“Those people are fine, they JUST write SQL.”
I often hear this in the context of visiting customers and offering to provide training (and yes, software) to their database users. There is a class of people who are deemed unworthy of such productivity tools because they do nothing but ‘just write dumb SQL all day long.’ The only problem is, I know that it’s these people that are largely responsible for running the business. When a VP needs to make an investment decision, it’s one of these analysts that provides the data to back their play.
When a supply-chain director needs to know about how many widgets were shipped to Wichita on the 3rd Tuesday of the quarter, it’s an analyst that provides the answer. While they may not be as proficient with the database as a developer or a DBA, their value to the organization is no less important. In fact, I would argue their value is equal to if not greater than a developer or DBA.
You see, it’s the analysts that understand the business. They work with numbers all day long. They know what the numbers mean. They know what they don’t mean. They tell a story with these numbers. So does their productivity and their efficiency not matter?
I hate it when someone tells me they are ‘JUST a Jr. DBA’, or they are ‘JUST a PL/SQL developer.’ Why de-value yourself? But what’s worse is when an entire class of employee is de-valued just because they don’t know the inner workings of an exception clause or don’t have a diagram of the SAN tattooed to their chest. Everyone has a role to play, everyone matters. If they did not, those chairs would be empty.
So, the next time you have budget to spend on training or tools, don’t forget about those people that ‘just write SQL’, because it’s possible that they just keep your business out of the red.
Great article Jeff and I totally agree! As I’m one of those analysts who “just write SQL” for the past 6 years now and maybe I have been de-valuing myself, well no more! You’re right, a lot of these SQL queries I’ve run for management have been used to make executive decisions at my work. I’m finally going to improve myself and your site has inspired myself to not “just write SQL”, but to write better SQL and to learn PL/SQL as well!!! Thanks so much!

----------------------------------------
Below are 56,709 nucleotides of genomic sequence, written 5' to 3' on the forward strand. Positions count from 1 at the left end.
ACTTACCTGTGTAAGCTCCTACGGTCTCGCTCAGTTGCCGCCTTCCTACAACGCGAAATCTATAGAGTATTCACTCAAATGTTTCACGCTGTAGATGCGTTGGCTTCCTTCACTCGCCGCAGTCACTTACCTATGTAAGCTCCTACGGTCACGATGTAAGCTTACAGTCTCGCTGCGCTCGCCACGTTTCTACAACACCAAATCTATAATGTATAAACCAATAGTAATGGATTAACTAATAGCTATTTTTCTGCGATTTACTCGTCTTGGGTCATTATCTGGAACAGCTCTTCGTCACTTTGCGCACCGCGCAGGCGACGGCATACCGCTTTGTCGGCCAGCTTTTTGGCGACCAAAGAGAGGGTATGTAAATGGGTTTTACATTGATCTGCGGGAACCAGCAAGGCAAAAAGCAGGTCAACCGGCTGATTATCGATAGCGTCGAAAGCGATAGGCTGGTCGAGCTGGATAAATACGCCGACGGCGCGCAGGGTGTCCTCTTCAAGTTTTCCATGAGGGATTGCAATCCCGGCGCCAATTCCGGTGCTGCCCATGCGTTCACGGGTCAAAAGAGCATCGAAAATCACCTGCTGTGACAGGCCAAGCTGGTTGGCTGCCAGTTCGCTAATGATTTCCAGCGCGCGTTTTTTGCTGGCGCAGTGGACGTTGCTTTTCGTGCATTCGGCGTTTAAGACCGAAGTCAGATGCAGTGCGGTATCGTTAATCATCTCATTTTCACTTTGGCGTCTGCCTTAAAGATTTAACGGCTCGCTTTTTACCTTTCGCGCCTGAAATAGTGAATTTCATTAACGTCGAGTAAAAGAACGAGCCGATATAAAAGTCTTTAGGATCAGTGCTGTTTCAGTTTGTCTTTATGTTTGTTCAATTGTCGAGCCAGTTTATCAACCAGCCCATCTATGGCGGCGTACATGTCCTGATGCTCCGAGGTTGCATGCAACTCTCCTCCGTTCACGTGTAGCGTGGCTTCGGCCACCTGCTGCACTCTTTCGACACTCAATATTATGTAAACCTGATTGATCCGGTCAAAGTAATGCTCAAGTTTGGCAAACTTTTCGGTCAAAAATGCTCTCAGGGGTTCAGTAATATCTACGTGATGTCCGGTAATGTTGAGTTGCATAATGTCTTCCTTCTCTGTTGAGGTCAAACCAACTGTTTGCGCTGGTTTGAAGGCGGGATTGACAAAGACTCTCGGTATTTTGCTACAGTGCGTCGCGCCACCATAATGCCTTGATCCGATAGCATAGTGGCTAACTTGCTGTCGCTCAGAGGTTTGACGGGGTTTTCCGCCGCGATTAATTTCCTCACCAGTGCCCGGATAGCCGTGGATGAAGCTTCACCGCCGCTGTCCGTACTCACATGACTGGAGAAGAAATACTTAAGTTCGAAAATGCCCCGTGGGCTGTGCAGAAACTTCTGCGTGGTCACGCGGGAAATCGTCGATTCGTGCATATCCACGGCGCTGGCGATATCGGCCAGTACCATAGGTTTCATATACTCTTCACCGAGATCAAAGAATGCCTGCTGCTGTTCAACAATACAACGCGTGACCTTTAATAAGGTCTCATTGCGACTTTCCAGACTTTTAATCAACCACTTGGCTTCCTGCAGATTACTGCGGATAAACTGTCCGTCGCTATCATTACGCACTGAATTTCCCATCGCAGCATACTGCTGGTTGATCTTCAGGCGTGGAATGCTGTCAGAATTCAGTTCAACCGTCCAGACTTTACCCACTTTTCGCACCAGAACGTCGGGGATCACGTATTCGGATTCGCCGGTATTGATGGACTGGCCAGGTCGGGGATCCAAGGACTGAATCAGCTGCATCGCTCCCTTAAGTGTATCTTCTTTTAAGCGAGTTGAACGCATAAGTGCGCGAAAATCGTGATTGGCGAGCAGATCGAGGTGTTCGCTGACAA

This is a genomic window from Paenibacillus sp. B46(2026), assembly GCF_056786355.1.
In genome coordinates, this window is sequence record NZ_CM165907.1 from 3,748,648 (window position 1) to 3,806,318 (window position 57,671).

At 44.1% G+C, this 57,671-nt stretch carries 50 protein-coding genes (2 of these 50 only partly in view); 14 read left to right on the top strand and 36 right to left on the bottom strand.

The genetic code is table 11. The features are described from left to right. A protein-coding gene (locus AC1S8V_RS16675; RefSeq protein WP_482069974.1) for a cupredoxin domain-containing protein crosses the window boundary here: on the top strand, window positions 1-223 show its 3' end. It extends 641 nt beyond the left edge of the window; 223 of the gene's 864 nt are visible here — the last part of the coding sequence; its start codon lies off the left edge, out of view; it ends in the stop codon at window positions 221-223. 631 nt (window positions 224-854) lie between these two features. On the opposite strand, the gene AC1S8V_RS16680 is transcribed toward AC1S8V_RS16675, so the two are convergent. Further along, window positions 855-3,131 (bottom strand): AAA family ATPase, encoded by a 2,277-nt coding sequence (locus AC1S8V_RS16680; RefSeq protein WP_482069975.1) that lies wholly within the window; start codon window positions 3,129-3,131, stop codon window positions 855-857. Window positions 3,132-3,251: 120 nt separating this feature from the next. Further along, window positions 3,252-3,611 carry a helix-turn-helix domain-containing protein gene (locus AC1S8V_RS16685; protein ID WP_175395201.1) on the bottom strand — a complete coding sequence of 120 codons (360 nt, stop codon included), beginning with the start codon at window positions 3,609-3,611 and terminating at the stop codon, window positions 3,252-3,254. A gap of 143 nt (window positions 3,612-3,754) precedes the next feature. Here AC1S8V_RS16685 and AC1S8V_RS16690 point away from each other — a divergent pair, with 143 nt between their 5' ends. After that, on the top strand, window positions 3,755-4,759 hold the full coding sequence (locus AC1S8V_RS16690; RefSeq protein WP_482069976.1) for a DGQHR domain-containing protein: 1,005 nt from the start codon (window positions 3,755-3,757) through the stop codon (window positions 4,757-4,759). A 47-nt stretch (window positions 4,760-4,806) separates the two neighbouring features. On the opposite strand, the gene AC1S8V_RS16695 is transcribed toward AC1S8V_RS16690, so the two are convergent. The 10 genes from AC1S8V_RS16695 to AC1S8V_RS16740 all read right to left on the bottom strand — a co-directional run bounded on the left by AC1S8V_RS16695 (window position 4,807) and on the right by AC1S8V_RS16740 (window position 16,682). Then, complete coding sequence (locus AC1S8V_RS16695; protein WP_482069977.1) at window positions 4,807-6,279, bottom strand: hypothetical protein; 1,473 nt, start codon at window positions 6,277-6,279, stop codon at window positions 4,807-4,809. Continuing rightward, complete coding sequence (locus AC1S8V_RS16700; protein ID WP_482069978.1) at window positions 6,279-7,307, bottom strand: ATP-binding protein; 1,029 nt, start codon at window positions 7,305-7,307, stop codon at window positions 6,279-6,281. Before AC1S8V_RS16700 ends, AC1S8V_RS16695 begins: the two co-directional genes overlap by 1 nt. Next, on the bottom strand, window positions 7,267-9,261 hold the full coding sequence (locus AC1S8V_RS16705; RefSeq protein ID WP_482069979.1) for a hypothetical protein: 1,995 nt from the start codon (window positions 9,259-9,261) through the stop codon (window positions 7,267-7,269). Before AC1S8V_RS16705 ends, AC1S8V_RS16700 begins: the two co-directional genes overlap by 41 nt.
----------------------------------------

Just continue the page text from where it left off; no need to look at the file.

You just made my day 🙂
Sorry, just found this post after one of your ‘archive tweets’.
Have to say I totally, completely, utterly agree.
Some people seem to have a tendency to look down on other people.
I think that within a company everyone is (or at least should be) there with the exact same goal: creating happy customers so the business stays in business.
A call center employee does so by being friendly to the calling customer.
A developer does so by providing the proper data in a user friendly manner to the call center employee.
A dba does so by providing a well-performing database to the developer and call center employee.
The cleaning lady does so by making sure the dba, the developer and the call center employee have a clean bathroom to use whenever necessary.
Is any of those less important than the other?
Yes, if you can get the call center employee to write his/her own software.
Yes, if you can get the developer to maintain his database.
Yes, if you can get the dba to clean the toilets.
I used to work in a laboratory.
Once the department manager went away for a month.
Nobody noticed until he got back and told everybody about his trip during coffee break.
One day the guy that operated the ‘cleaning kitchen’, where all the laboratory glass was cleaned called in sick.
Within a week people could hardly do their job anymore.
So, you tell me who is most impotant in that environment.
I can tell you, it’s not the guy with the highest paycheck.
And not the guy with the ‘fancy’ white labcoat.
Thanks so much for taking the time to share your experience here. Even though I wrote this 3 or so years ago, I still find this prevalent today 🙁